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Re: [cdt-dev] New build paradigms


I have some questions and some comments. Questions first. How does the JDT interface with the java compiler? What is the difference between the builds that the JDT does unprompted vs. the builds it does when you save vs the builds it does when select rebuild all?

I think that 1 is hard for C/C++. In particular, the C-preprocessor makes it open season on what things change when header files change. If 1 is going to happen, it is going to come out of an amazing piece of work from the folks working on the CDOM.

Keep in mind that the CDOM is really a live IR so what they are doing is building a new C/C++ compiler front end for content that dynamically changes in a java based IDE. That's an aggressive goal. EDG makes (or made, I was last involved in a from scratch C compiler about 5 years ago) a mint selling C++ compiler front ends because they are so hard to get right. And that was for a fixed input, not a changing one. How do you deal with templates? What do you do about the preprocessor problem? C++ is not an easy language to compile. Java is a cakewalk compared to C/C++.

What does all that mean? It means that getting to 1 is, I think, a good long ways off. It's beyond 6 months for sure because it will depend on a great CDOM being in place. That the kind of thing I would expect to see earliest this time next year because it means that the CDOM has been out, matured and then used as a basis for the 1-like autobuilder.

When I think about possible build changes, I tend to think about the user experience. Here is what I would like to see:

- Graphic control of project target, and compilation/assembly and link options.
- Automatic inclusion of new source files into the build.
- Clustering of build options into named targets.
- Ability to export non-IDE buildable infrastructure for nightly batch building.

And it should be noted that what we have today needs to be preserved because it adds another key point:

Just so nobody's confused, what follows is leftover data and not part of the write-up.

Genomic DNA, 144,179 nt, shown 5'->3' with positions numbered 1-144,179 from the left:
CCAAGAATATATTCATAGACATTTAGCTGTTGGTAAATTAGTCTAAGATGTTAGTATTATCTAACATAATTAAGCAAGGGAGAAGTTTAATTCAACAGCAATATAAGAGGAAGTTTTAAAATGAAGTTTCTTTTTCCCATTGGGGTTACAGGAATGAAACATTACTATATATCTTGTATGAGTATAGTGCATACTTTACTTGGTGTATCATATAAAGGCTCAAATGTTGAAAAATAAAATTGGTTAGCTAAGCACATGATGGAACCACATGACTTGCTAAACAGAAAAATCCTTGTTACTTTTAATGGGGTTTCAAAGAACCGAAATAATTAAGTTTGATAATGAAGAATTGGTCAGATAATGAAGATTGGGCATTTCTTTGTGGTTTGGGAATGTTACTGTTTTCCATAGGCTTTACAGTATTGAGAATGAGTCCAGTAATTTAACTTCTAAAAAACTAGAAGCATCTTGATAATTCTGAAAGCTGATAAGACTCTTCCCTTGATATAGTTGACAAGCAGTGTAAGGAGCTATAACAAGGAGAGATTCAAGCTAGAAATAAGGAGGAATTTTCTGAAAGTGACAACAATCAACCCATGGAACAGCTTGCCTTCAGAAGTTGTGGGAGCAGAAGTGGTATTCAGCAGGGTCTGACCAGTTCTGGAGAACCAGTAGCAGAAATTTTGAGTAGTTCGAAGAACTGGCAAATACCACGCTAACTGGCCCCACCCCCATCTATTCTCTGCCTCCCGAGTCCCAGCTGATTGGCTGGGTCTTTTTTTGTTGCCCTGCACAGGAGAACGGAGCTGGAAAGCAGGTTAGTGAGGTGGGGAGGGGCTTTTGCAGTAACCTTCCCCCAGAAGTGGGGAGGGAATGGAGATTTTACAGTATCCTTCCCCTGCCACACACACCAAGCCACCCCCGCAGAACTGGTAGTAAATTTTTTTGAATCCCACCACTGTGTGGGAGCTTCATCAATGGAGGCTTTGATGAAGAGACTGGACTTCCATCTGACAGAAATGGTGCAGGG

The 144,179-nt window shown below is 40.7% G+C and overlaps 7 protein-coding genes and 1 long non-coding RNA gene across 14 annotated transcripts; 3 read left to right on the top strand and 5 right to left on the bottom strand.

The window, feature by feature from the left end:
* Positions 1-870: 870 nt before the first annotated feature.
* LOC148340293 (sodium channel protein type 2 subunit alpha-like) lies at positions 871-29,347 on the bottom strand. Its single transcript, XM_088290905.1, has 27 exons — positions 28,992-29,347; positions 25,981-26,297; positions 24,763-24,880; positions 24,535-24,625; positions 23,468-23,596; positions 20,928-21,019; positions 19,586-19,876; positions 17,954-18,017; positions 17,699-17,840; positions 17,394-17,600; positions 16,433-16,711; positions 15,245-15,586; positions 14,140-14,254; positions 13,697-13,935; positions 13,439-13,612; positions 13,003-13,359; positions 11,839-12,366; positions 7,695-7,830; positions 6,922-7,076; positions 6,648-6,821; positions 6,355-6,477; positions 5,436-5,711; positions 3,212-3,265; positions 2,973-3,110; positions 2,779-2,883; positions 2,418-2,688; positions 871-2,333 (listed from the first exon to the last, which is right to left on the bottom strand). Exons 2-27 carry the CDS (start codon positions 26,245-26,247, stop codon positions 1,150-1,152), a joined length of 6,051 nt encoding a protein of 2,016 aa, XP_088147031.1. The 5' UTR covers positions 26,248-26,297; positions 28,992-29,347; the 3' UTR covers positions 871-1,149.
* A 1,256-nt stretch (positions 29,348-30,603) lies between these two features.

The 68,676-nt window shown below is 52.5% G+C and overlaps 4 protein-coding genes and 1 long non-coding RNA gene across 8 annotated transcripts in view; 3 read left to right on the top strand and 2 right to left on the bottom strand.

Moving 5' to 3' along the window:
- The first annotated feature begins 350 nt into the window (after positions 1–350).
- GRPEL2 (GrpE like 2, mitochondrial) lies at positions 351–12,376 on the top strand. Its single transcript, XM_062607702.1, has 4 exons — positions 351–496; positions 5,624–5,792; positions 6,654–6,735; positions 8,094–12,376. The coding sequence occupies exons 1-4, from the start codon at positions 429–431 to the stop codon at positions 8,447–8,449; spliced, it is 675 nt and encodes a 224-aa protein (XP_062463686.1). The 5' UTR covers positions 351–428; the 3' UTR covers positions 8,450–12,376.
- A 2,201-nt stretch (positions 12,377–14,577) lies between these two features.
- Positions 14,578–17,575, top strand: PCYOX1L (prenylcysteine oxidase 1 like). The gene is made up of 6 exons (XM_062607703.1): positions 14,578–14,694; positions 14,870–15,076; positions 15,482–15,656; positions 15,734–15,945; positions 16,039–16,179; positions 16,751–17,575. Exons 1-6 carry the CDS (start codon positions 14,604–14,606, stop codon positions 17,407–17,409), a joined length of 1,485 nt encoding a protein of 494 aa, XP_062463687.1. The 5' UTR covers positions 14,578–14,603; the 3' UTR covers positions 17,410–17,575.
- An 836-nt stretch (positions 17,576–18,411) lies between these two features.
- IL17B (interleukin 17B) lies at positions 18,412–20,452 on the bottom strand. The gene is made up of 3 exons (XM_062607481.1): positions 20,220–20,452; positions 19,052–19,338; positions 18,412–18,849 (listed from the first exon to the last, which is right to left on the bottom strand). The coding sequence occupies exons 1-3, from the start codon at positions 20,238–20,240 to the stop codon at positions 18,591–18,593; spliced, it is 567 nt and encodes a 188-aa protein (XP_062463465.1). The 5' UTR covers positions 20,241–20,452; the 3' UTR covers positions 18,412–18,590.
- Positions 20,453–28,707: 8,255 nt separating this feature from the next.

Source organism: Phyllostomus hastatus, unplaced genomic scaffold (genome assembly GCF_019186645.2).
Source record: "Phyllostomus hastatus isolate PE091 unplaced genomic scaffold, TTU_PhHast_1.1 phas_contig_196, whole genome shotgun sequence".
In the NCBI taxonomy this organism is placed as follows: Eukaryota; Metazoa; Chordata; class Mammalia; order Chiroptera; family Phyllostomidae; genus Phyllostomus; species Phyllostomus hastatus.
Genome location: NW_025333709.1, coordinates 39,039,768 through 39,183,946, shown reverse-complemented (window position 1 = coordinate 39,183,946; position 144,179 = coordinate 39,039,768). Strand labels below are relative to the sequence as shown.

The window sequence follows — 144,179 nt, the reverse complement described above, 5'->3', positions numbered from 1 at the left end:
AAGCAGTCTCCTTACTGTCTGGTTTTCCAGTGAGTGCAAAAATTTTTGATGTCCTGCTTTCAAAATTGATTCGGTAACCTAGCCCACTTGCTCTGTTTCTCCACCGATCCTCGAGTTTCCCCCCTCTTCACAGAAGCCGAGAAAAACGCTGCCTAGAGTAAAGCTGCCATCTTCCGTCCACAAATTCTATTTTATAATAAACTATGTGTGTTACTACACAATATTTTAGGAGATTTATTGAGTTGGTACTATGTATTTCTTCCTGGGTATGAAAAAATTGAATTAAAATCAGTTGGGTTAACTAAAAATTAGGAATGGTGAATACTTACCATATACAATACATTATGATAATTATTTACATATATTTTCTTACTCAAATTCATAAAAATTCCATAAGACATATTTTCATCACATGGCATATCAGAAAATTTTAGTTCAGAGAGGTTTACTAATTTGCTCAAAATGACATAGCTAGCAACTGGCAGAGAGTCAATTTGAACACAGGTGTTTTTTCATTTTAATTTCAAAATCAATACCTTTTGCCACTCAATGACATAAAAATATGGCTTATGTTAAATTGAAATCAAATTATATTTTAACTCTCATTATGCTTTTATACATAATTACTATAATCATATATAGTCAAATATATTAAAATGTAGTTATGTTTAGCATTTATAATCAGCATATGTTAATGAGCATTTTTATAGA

- Easy import of existing projects for use with CDT.

Whether it's ant or Make under the covers should not really matter because the user should not have to be in the game of looking at the build controller at all.

As a matter of practicality cdt has a good make system now and if you couple it with a good make generation system, I think you are going to get much of the value. Today here at Tensilica we are autogenerating makefiles and it is just lovely with the make builder that is already there. We scan the project looking for source files and then create a makefile that supports the make builder. (We are working on targets and named compiler flag grouping now. e.g. release/debug/profile targets.)


At 10:48 AM 12/13/2002 -0500, Ed Burnette wrote:
I think CDT should support 3 types of builds out of the box:

1. (The default) A make-less build modeled on the JDT. CDT would know (through preferences) the commands and options needed to compile sources and link objects. Incremental builds would be done on saves. 2. Building with Ant, which would leverage all the Ant development work already going on, and 3. Building with an external Make tool. Since Make files are not as parseable and rewritable as Ant files they would have to be created by hand, mainly for legacy projects.

"Yes, Virginia, it is possible to create a software development environment which is so difficult to use that no human being can do it." - Joel Spolsky

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